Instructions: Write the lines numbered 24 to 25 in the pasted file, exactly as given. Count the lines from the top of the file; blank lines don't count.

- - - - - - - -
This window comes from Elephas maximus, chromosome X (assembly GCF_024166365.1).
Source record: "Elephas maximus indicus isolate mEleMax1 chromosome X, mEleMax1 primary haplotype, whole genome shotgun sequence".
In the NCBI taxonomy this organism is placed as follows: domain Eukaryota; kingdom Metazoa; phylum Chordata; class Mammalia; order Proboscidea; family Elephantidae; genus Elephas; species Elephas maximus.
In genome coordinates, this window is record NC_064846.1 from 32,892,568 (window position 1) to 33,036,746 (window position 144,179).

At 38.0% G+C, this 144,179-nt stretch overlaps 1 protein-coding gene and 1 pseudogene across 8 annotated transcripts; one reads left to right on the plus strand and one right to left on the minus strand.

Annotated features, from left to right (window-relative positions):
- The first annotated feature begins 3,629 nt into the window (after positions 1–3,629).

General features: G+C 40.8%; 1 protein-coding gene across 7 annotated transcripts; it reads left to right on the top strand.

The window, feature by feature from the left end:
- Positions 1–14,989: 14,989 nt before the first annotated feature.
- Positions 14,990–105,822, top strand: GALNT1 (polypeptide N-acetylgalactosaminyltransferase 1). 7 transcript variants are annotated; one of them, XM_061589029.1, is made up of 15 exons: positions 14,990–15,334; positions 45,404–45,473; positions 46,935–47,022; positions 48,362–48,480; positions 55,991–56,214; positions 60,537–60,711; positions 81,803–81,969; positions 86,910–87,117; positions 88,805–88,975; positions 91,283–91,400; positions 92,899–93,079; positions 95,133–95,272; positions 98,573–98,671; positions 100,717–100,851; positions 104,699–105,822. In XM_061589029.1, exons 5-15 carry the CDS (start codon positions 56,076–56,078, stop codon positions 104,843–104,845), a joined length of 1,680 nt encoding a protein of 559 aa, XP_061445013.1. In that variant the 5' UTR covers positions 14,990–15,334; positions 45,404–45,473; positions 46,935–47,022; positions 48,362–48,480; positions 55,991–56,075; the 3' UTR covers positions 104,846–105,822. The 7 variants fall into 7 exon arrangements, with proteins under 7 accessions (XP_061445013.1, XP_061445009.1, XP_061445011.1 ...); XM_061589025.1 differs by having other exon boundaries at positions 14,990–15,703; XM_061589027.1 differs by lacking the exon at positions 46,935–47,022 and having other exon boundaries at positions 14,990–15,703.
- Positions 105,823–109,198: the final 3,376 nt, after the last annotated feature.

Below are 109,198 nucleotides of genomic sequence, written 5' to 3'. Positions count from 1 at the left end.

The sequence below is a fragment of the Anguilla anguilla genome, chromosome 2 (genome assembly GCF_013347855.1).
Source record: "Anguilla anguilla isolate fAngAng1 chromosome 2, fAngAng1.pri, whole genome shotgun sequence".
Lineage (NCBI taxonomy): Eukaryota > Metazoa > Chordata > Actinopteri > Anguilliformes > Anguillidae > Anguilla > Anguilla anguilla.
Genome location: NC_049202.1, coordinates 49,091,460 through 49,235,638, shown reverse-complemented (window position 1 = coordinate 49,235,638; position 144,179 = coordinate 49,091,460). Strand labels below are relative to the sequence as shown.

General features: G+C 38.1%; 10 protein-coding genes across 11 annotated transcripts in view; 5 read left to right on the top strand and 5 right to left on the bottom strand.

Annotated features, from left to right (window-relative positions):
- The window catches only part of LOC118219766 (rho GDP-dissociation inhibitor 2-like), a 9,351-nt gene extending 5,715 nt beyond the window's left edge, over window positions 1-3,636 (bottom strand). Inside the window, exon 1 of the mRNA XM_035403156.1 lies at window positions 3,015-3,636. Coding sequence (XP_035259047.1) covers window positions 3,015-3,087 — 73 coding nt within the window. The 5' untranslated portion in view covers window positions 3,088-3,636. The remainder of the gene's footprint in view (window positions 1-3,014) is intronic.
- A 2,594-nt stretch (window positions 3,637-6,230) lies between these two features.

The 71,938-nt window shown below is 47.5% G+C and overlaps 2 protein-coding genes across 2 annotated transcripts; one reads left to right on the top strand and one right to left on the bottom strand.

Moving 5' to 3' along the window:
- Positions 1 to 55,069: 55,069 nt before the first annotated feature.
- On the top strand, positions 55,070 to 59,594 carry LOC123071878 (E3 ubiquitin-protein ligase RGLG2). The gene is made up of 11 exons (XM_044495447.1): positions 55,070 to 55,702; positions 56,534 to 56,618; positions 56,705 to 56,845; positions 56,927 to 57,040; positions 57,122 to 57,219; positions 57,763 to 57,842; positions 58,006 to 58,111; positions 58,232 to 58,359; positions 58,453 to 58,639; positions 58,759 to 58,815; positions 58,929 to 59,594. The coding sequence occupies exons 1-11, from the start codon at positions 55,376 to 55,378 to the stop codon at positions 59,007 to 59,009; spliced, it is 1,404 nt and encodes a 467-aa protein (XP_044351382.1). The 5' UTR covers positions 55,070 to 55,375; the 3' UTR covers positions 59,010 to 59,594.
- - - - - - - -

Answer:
- Positions 1 to 55,069: 55,069 nt before the first annotated feature.
- On the top strand, positions 55,070 to 59,594 carry LOC123071878 (E3 ubiquitin-protein ligase RGLG2). The gene is made up of 11 exons (XM_044495447.1): positions 55,070 to 55,702; positions 56,534 to 56,618; positions 56,705 to 56,845; positions 56,927 to 57,040; positions 57,122 to 57,219; positions 57,763 to 57,842; positions 58,006 to 58,111; positions 58,232 to 58,359; positions 58,453 to 58,639; positions 58,759 to 58,815; positions 58,929 to 59,594. The coding sequence occupies exons 1-11, from the start codon at positions 55,376 to 55,378 to the stop codon at positions 59,007 to 59,009; spliced, it is 1,404 nt and encodes a 467-aa protein (XP_044351382.1). The 5' UTR covers positions 55,070 to 55,375; the 3' UTR covers positions 59,010 to 59,594.